An Urban Conversion series that spotlights life in the city; engaging directly with nature, growing your own food and striving for self-sufficiency.
Urban farming sits at the intersection of city living and small-time subsistence farming, ranging from balcony container gardens to small-scale grain production. Urban homesteading is about creating a simpler way of life founded on self-reliant living. Our preparedness comes not so much through what we have, but what we know and what we can teach each other. We are recollecting the dwindling knowledge of those who took care of the land before us – the most essential of human skill sets: how to tend to plants, how to tend to animals, and how to tend ourselves.
Our philosophy of urban homesteading preaches self-sufficiency. We believe that people can make the best of living in the city by creating sustainability-minded communities to share information, barter, build skills and form the conditions and networks that can sustain ourselves, our families, friends and neighbors, now and into the future.
Even though we may be living in the city, we have a great opportunity to engage directly with nature by growing our own food, raising farm animals and striving for a sustainable lifestyle. Today’s urban and suburban communities are less isolated than rural farms and still we are able to build wildly self-sustaining habitats by making better use of our small landscape, by planting gardens instead of relying on the consumptive use of lawns and non-edible plants. The single family dwelling with its defensive swath of front lawn and hidden backyard, the basic measure of the American Dream, happens to be the perfect mini-farm. We have a vision of cities greened not by lawns, but by crops, thousands of city gardens collectively forming vast tracts of urban acreage.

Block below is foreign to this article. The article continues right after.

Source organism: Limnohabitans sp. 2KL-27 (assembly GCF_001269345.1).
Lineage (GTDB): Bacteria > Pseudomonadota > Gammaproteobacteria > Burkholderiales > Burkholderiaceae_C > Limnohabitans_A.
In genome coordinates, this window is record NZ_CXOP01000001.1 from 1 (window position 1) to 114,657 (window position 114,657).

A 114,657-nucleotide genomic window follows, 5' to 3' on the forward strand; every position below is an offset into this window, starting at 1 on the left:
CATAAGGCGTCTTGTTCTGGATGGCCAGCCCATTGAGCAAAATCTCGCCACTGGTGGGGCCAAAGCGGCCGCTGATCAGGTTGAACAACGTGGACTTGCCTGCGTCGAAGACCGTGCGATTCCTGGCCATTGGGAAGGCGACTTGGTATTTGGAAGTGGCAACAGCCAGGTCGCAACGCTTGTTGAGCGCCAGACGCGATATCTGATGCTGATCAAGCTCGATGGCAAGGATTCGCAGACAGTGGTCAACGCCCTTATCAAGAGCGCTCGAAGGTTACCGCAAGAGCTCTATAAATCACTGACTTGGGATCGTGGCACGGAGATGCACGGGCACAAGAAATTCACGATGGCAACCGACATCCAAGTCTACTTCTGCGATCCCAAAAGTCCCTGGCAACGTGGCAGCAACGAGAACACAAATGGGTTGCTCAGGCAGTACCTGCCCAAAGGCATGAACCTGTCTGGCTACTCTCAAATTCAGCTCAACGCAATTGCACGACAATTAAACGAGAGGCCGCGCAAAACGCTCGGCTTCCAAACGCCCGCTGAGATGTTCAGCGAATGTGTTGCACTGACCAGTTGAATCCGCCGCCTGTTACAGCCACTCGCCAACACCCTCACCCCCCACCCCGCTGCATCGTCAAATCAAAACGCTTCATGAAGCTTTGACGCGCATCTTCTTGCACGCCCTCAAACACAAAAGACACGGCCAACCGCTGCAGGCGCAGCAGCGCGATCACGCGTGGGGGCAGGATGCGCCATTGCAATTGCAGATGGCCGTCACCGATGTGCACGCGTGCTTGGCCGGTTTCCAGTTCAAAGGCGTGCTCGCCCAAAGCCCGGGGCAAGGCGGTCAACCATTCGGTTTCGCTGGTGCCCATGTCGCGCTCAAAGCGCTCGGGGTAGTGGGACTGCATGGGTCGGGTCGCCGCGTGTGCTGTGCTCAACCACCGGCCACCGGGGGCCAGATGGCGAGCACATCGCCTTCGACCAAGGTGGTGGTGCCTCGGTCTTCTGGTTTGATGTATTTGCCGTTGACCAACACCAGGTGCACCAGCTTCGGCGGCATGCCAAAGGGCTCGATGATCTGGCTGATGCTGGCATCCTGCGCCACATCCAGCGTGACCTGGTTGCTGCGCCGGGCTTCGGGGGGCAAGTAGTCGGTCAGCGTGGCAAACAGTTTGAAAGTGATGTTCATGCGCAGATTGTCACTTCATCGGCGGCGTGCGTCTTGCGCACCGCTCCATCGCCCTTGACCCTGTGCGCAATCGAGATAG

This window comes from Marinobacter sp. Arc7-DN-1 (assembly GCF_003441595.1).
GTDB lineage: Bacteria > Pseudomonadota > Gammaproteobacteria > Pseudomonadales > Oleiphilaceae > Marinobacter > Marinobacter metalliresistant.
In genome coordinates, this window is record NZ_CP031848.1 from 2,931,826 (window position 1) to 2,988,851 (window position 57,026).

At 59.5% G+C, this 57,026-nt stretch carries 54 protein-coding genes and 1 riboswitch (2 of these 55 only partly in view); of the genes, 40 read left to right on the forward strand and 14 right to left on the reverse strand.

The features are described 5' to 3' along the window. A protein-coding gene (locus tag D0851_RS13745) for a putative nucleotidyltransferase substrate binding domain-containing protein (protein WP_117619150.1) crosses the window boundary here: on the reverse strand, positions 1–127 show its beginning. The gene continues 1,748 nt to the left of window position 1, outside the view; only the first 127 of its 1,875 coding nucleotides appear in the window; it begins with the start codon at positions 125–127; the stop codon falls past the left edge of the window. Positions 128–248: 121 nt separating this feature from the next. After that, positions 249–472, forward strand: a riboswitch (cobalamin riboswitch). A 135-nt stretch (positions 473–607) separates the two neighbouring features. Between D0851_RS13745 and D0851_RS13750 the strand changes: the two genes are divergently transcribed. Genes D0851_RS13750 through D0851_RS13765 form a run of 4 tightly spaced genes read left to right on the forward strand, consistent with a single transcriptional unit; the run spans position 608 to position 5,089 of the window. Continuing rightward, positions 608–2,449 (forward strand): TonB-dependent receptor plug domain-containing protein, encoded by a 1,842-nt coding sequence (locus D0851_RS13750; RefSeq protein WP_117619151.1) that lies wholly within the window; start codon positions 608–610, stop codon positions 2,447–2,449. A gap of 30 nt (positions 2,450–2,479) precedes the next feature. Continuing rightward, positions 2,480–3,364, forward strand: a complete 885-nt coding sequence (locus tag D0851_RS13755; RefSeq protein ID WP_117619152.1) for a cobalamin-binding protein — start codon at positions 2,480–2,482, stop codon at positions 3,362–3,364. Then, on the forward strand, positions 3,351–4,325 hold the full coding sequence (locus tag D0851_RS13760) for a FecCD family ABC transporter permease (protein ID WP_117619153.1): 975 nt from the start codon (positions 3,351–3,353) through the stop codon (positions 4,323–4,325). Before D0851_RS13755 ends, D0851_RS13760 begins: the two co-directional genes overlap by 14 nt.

Efforts rooted in survival and community building, like the recent initiatives in Detroit and L.A., emphasize how the power of urban gardens can build up and revitalize depressed communities. Not only do these gardens provide fresh produce to these impoverished neighborhoods but also new bonds are formed between neighbors who may meet for the first time, while digging, planting and harvesting together in their community garden. Communal gardening increases our connection to people, the land and extended communities while creating a better future for the next generation.
We’ve discovered that anything we figure out how to do ourselves tastes better than what the chain super markets offers us. We can make our own yogurt, pickle everything worth the bite, dry our own produce, forage for fruit, bake bread, make pasta, catch, fillet, and smoke fish – the list goes on and on. Yes, it is a green way to live, it is a prepared way to live, it has many virtues, but frankly, it is a pleasure that inspires us to do more and more. Get into this movement just a little, and you’ll soon realize that all of your life you’ve been cheated. Urban homesteading is not about deprivation or suffering, it is about reclaiming your heritage, and your right to real food and real experience.
Anyone can be an urban homesteader, even if you live in an apartment. You can grow more food than you think in a small space. Nowhere to plant or keep your own bees? Use a rooftop, community garden plot, or claim land and become a pirate gardener. Opportunity abounds – even for those of us in the dense metropolitan core.
Together, we will dig into some of our more developed ideas; how to keep bees in your sustainable garden, chickens in their reclaimed coops and how to build up a depressed urban community, one city block at a time. Through step-by-step projects and practical advice, we at Urban Conversion will make a homesteader out of you in no time – we promise!
Written by Urban Conversion contributor, Lori Fuqua Gregory.
Other articles written by Lori Fuqua Gregory:
UC Celebrating Arbor Day